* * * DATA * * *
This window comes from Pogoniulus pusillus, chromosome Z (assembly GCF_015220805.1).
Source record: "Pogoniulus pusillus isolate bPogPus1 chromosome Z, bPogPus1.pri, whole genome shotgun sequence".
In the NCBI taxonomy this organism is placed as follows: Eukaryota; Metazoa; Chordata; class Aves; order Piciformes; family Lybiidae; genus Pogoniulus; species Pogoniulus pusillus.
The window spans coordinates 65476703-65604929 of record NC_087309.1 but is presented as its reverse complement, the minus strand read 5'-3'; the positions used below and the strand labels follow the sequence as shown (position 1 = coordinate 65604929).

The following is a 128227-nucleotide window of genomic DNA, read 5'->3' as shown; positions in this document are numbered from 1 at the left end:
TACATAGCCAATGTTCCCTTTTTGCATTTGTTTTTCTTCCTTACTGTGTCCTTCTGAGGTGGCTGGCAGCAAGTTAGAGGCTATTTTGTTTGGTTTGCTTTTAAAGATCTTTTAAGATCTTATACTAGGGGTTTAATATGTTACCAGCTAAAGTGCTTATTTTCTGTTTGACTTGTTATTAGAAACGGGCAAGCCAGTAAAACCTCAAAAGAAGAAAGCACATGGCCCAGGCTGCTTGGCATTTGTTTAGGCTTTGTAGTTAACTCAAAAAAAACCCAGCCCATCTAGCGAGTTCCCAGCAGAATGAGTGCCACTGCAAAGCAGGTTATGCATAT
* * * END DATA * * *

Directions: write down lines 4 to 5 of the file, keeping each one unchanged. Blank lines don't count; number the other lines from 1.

The window spans coordinates 65476703-65604929 of record NC_087309.1 but is presented as its reverse complement, the minus strand read 5'-3'; the positions used below and the strand labels follow the sequence as shown (position 1 = coordinate 65604929).

The following is a 128227-nucleotide window of genomic DNA, read 5'->3' as shown; positions in this document are numbered from 1 at the left end: